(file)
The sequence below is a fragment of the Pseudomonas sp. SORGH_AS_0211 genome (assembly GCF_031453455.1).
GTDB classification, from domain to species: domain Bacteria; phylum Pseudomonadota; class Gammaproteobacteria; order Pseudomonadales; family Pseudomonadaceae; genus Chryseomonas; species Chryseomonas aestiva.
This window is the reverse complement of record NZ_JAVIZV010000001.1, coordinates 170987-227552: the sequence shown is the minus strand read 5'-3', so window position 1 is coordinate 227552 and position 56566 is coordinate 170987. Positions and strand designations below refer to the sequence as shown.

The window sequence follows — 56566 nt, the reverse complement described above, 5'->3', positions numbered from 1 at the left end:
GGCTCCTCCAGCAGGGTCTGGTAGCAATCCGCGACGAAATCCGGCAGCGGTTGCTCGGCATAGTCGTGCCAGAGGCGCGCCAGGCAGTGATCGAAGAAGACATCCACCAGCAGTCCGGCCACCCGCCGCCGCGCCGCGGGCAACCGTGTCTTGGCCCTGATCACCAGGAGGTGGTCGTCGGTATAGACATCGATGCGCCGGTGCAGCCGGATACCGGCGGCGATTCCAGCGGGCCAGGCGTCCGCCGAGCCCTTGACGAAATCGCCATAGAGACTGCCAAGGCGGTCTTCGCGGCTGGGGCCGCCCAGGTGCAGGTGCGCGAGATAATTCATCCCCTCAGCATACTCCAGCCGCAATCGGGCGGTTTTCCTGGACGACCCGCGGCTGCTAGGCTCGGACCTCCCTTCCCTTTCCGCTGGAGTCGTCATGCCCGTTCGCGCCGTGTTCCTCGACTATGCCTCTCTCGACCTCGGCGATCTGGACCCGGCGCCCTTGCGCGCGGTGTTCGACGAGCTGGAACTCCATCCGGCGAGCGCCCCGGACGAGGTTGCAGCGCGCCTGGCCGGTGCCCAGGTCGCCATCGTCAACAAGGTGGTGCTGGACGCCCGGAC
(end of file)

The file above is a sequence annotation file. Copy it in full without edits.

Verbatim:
The sequence below is a fragment of the Pseudomonas sp. SORGH_AS_0211 genome (assembly GCF_031453455.1).
GTDB classification, from domain to species: domain Bacteria; phylum Pseudomonadota; class Gammaproteobacteria; order Pseudomonadales; family Pseudomonadaceae; genus Chryseomonas; species Chryseomonas aestiva.
This window is the reverse complement of record NZ_JAVIZV010000001.1, coordinates 170987-227552: the sequence shown is the minus strand read 5'-3', so window position 1 is coordinate 227552 and position 56566 is coordinate 170987. Positions and strand designations below refer to the sequence as shown.

The window sequence follows — 56566 nt, the reverse complement described above, 5'->3', positions numbered from 1 at the left end:
GGCTCCTCCAGCAGGGTCTGGTAGCAATCCGCGACGAAATCCGGCAGCGGTTGCTCGGCATAGTCGTGCCAGAGGCGCGCCAGGCAGTGATCGAAGAAGACATCCACCAGCAGTCCGGCCACCCGCCGCCGCGCCGCGGGCAACCGTGTCTTGGCCCTGATCACCAGGAGGTGGTCGTCGGTATAGACATCGATGCGCCGGTGCAGCCGGATACCGGCGGCGATTCCAGCGGGCCAGGCGTCCGCCGAGCCCTTGACGAAATCGCCATAGAGACTGCCAAGGCGGTCTTCGCGGCTGGGGCCGCCCAGGTGCAGGTGCGCGAGATAATTCATCCCCTCAGCATACTCCAGCCGCAATCGGGCGGTTTTCCTGGACGACCCGCGGCTGCTAGGCTCGGACCTCCCTTCCCTTTCCGCTGGAGTCGTCATGCCCGTTCGCGCCGTGTTCCTCGACTATGCCTCTCTCGACCTCGGCGATCTGGACCCGGCGCCCTTGCGCGCGGTGTTCGACGAGCTGGAACTCCATCCGGCGAGCGCCCCGGACGAGGTTGCAGCGCGCCTGGCCGGTGCCCAGGTCGCCATCGTCAACAAGGTGGTGCTGGACGCCCGGAC